ELIZABETH, NJ - The civil rights movement for people with disabilities reached a landmark on July 26, 1990 with the passing of the Americans with Disabilities Act. On its 30th anniversary, people with disabilities are celebrating hard-earned victories and are speaking up about the work still to be done and recognizing the historic law intended to prohibit discrimination against individuals with disabilities in all areas of public life.
Gary Rubin became a member of Community Access Unlimited in 1990, then known as the Association for the Advancement of the Mentally Handicapped- Union. Rubin experienced chaotic living arrangements and mistreatment living in state-run institutions in the 1980s, and quickly became involved in the Helping Hands advocacy organization, one of the oldest and strongest advocacy groups for people with disabilities in the state, when he joined CAU and began living in a residential program. He became president of Helping Hands and was a founder of the New American Movement for People with Disabilities (NAMPD).
“Before the ADA, you were no one if you had different abilities,” Rubin said. “I was one of the people who made sure it went through, and afterward we talked to people. You don’t want a law to come out and people to take advantage of it. They need to comply.” Today, Rubin lives on his own, works and remains an engaged disability civil rights activist.
According to Belinda Malave, another CAU member and advocate, the ADA has become frustrating, because the law is not taken seriously by everyone and too often, little is done to ensure compliance and accountability.
“We have work to do - we have a long way to go as far as the Americans with Disabilities Act,” Malave said. She cited difficulties accessing buildings in her wheelchair and discrimination she has experienced in the workplace as a telemarketer. “There are lots of places still not accessible or discriminating 30 years later. There is no reason for any new building not to be accessible because of the ADA.” Malave has been a longtime, vocal and highly active self-advocate and a strong advocate on behalf of people with disabilities at the system level.
Societal attitudes about people with disabilities began changing in the 1960s with the deinstitutionalization movement. As the rights of people with disabilities were slowly recognized and advanced, thousands of state centers housing people with disabilities and people with mental illness, with support from organizations like Community Access Unlimited, were transitioned to become included, participating members and residents in communities. The ADA was modeled after the Civil Rights Act of 1964, which prohibits discrimination on the basis of race, color, religion, sex, or national origin – and Section 504 of the Rehabilitation Act of 1973. Signed into law by President George H.W. Bush, the ADA expanded disability rights beyond federally funded spaces with the intention that people with disabilities could no longer be denied access to jobs, school, transportation, or to public places.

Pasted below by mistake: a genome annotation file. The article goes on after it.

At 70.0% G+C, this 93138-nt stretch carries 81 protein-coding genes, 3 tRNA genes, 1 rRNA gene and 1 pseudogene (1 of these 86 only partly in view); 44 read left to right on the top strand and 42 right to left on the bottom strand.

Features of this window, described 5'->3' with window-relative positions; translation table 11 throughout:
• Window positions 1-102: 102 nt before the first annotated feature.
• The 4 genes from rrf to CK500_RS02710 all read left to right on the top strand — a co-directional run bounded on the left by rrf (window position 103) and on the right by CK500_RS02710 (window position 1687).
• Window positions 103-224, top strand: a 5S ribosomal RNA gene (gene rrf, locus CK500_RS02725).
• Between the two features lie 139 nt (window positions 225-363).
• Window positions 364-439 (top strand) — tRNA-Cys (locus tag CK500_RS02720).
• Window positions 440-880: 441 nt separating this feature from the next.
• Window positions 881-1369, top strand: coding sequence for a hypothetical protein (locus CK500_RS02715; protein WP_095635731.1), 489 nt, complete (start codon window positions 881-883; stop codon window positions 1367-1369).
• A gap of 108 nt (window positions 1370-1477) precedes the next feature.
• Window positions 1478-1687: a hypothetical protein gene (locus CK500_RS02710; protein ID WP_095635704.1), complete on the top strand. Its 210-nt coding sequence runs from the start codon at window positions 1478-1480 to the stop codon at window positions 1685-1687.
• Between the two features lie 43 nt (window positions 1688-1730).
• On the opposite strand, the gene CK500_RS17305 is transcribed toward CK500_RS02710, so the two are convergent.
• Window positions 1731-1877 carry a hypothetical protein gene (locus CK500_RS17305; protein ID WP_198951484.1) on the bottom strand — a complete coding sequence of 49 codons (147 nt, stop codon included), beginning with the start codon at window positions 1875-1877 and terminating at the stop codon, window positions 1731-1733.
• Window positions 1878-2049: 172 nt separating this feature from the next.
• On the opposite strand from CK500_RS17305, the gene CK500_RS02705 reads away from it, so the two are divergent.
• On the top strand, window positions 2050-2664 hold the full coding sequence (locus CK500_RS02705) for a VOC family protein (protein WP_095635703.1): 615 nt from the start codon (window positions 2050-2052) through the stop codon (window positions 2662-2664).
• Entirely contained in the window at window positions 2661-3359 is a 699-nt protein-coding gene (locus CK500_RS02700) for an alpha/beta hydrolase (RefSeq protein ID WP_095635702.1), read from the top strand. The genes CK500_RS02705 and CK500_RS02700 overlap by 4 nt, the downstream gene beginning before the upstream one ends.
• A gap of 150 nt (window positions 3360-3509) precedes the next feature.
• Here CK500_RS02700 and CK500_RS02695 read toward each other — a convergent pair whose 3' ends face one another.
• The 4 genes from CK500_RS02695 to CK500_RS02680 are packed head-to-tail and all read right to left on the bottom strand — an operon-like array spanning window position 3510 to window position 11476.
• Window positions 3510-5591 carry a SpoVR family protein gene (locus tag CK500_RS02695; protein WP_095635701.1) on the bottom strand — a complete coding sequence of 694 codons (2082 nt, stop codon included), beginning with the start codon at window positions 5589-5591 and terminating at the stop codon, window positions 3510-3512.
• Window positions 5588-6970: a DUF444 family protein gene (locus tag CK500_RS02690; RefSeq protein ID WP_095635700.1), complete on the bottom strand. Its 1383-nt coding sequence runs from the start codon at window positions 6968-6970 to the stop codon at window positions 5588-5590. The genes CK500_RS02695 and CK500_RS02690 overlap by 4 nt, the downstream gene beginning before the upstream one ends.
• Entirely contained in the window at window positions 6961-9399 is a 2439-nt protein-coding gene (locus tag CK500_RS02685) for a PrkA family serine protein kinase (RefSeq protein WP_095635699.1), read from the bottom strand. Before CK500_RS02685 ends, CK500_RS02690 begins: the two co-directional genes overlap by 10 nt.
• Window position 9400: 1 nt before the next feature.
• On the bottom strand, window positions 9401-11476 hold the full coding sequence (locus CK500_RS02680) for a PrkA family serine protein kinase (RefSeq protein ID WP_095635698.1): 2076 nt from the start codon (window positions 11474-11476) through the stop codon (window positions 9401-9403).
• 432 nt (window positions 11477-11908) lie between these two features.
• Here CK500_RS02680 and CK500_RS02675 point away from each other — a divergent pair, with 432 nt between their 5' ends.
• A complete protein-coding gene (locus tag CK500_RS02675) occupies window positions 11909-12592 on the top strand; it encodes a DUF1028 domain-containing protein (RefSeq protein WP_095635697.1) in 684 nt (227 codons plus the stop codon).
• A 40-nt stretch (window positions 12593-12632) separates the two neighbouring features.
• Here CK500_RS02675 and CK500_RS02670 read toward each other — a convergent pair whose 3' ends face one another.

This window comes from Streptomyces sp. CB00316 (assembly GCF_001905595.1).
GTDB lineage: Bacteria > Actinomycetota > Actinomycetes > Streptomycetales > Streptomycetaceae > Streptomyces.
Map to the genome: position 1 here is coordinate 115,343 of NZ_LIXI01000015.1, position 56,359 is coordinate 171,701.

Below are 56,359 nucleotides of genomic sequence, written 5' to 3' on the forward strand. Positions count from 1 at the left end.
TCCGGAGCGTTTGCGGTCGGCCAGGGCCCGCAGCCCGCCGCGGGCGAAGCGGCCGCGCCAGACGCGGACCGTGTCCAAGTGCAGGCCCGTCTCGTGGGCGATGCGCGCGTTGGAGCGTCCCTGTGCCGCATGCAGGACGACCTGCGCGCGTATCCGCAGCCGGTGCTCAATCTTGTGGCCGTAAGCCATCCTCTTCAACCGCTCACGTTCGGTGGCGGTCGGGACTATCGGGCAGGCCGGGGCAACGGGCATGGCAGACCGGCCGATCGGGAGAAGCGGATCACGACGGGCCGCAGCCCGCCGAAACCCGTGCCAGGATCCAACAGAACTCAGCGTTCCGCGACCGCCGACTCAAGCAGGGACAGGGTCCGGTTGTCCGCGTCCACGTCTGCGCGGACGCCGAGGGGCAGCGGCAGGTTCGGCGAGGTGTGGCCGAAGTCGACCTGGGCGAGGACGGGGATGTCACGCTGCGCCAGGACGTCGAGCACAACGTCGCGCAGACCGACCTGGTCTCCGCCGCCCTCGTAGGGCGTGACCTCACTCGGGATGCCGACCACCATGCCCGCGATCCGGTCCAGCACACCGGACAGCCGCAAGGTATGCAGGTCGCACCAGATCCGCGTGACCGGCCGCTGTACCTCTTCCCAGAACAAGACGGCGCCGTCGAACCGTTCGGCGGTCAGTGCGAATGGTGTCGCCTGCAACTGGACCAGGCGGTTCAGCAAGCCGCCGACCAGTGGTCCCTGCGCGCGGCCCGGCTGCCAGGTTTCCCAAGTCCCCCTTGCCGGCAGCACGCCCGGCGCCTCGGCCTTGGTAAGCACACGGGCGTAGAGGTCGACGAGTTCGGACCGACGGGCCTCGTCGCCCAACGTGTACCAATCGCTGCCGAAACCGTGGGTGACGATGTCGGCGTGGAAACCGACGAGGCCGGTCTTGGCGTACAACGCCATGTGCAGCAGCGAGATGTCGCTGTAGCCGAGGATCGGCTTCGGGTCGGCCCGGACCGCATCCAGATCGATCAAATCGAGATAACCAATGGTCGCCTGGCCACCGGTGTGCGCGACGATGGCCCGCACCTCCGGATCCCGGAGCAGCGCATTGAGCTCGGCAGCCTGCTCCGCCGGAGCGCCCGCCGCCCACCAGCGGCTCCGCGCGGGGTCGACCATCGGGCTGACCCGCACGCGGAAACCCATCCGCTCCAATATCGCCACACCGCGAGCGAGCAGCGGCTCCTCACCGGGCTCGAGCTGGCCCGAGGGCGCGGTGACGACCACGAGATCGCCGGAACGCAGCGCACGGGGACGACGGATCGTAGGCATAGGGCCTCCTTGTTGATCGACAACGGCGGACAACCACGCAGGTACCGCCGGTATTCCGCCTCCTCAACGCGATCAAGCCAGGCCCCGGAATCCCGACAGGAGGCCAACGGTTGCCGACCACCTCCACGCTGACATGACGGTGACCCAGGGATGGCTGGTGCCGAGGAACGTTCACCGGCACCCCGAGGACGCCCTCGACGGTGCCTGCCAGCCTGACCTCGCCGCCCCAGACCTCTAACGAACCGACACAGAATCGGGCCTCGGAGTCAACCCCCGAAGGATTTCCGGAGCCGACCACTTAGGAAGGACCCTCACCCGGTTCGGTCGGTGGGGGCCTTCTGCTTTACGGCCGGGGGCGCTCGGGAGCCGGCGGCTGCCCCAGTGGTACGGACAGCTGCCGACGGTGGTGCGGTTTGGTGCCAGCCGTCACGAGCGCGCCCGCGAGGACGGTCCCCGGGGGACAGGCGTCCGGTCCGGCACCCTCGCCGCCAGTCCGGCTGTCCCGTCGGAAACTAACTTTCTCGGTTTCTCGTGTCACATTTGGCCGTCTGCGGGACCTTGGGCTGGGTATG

At the signing of the ADA, President Bush gave an impassioned directive, now famously part of the legacy of the ADA: “Let the shameful walls of exclusion finally come tumbling down.”
CAU is an Elizabeth-based statewide agency supporting people with disabilities and youth at risk to enable them to live fulfilling and independent lives within the community.
Helping Hands, founded at CAU in 1984, and the NAMPD, founded in 2012, continue to advocate for the needs of people with disabilities in the United States and empower them to advocate for themselves.
“We want to talk to the governor on Zoom about job opportunities and what’s happening with this virus,” Rubin said. “With the virus going on things are really changing. And it’s people like us who are affected by it.”
Malave has been communicating with people with disabilities by phone to make sure their needs are met while quarantined, she said. Rubin said he is concerned about COVID-19 policies restricting the independence of people with disabilities.
“The ADA has a way to go and we need to do a little bit better,” Rubin said. “We need to do something so we can prevent just being seen but not heard from...I don’t want to feel like that in the 21st century.”